Marler has lots to say. "The size of this outbreak, the number of people made ill plus the number of deaths is shockingly high," says Marler. "The scope of the product recall may eventually prove to be the largest recall of food we've ever had in this country."
There are more than 700 known cases of salmonella enterocolitis connected to contaminated peanut butter and peanut paste manufactured by the Peanut Corporation of America at its plant in Blakely, Georgia. Dozens and dozens of people have been hospitalized and 8 people have died. "I would not be surprised if we see more deaths," says Marler from his Seattle office.
Salmonella enterocolitis—a bacterial infection in the lining of the small intestine caused by the salmonella bacteria causes severe abdominal cramps, diarrhea and vomiting.
The number of people affected by salmonella tainted peanut butter and the seriousness of the outbreak is startling, according to Bill Marler. "Usually, in 95 percent of cases of this kind, victims will not require hospitalization," says Marler. "However in these cases, about 28 percent of the people are ending up in hospital, so whatever was going on with this particular bug, it tends to be a little more virulent than other salmonella outbreaks in the past."
"We would not expect to see this many deaths normally, but the reality is that a lot of older people received this peanut butter while they were in some sort of health care facility," he says.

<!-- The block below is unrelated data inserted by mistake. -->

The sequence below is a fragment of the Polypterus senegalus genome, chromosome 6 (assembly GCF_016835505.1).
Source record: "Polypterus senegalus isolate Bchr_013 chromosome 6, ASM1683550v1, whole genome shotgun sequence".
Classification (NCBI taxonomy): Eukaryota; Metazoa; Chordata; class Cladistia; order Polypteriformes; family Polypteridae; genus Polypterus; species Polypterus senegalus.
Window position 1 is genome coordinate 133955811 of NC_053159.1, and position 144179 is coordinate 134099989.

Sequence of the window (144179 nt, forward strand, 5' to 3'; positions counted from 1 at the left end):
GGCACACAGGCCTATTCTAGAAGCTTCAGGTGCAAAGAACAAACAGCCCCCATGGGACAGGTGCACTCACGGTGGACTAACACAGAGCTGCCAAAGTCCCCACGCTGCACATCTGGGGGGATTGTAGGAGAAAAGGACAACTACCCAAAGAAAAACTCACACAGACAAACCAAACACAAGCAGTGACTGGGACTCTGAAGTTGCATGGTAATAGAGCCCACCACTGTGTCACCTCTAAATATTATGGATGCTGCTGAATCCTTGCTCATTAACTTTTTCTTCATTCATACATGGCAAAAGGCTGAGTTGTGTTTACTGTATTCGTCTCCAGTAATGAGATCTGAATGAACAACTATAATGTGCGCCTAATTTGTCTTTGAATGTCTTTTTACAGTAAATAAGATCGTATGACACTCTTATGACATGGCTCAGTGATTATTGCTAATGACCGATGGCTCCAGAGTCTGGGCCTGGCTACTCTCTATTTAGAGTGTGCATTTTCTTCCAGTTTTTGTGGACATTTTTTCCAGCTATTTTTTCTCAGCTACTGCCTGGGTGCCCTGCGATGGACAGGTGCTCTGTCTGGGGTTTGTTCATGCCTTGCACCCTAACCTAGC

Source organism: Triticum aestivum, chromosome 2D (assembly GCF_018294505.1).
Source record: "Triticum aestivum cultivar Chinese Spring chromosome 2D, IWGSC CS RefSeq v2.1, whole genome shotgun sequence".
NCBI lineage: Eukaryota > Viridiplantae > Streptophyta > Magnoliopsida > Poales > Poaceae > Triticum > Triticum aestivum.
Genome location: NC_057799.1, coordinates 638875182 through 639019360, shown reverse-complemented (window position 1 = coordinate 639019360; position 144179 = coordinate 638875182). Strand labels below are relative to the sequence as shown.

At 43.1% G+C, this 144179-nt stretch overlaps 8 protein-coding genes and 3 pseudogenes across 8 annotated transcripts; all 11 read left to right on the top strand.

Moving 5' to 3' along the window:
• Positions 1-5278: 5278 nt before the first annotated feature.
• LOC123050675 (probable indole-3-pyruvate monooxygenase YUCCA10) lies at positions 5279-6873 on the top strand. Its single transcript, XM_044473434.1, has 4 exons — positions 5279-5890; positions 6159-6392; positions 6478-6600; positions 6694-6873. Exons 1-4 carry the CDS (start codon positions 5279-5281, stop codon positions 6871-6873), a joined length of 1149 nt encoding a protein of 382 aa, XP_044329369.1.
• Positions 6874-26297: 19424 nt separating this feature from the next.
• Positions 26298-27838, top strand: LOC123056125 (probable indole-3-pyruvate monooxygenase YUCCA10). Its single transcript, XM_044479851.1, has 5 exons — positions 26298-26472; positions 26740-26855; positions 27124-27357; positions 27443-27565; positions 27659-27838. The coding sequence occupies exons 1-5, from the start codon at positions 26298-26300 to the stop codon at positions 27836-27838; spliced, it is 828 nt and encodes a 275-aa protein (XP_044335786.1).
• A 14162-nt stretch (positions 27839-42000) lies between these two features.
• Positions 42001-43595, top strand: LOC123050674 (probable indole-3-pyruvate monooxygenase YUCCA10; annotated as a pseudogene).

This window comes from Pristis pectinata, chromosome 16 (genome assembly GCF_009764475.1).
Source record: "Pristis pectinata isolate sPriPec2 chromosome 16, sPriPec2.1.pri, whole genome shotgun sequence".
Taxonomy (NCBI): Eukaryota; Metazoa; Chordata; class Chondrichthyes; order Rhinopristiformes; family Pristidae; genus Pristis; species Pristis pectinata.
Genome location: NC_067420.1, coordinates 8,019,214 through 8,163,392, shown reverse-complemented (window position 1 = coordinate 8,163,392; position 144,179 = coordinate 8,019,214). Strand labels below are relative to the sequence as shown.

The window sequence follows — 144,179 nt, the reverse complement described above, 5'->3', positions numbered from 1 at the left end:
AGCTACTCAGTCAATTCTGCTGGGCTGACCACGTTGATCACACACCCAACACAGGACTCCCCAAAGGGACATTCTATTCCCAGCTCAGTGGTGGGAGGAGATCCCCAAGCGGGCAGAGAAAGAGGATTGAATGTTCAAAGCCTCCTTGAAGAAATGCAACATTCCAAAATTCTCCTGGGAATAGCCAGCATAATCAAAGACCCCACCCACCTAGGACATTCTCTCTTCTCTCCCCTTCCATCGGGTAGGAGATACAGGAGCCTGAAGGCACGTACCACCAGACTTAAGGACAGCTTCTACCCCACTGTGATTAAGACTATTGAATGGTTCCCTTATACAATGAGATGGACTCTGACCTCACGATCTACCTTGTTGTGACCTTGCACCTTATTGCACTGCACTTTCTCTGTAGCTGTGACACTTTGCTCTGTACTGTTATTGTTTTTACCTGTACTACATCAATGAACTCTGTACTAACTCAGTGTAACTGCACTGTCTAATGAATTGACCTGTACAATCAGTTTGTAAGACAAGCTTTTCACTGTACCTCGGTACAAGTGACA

The plant in Blakely, Georgia where the salmonella outbreak originated is now closed. The number of food products recalled by the company now extends to over 800 and includes all products manufactured at the plant since January 2007.
The Georgia plant manufactured peanut butter and peanut paste in bulk for sale to other food processing companies like Kellogg's and to large institutional customers. It was shipped in containers ranging in size from 5 to 1700 pounds.
Attorney Marler is now handling 35 tainted peanut butter cases. He has already filed suit against the Peanut Corporation of America on behalf of two children who became seriously ill and hospitalized for several days after eating Kellogg's Peanut Crackers. Both have recovered, but Marler is also looking at suits on behalf of families who lost a loved one in the outbreak. "Unfortunately, two of the cases involve deaths, both elderly people," says Marler.
The Peanut Corporation of America denies any wrongdoing or responsibility for the outbreak and points to inspection reports from the Georgia Department of Agriculture. Although inspectors found problems at the plant including gaps under doorways big enough to allow rodents, the problems were not considered to be serious.
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"Here's a case where exposure to a punitive damages claim is very real. So the size of the outbreak, the risk of punitive damages and the number of deaths as I said, is somewhat unusual," says Marler. "It is not what I normally see, even after doing this for 15 years."
Marler is considered one of America's foremost food borne illness litigation lawyers. His firm has handled hundreds and hundreds of cases involving E.coli contaminated hamburger to raw milk.
Bill Marler is a graduate of the Seattle University School of Law (1987). This year, Mr. Marler received the 2008 Outstanding Lawyer Award by the King County Bar Association, as well as being given the Public Justice Award by the Washington State Trial Lawyers Association.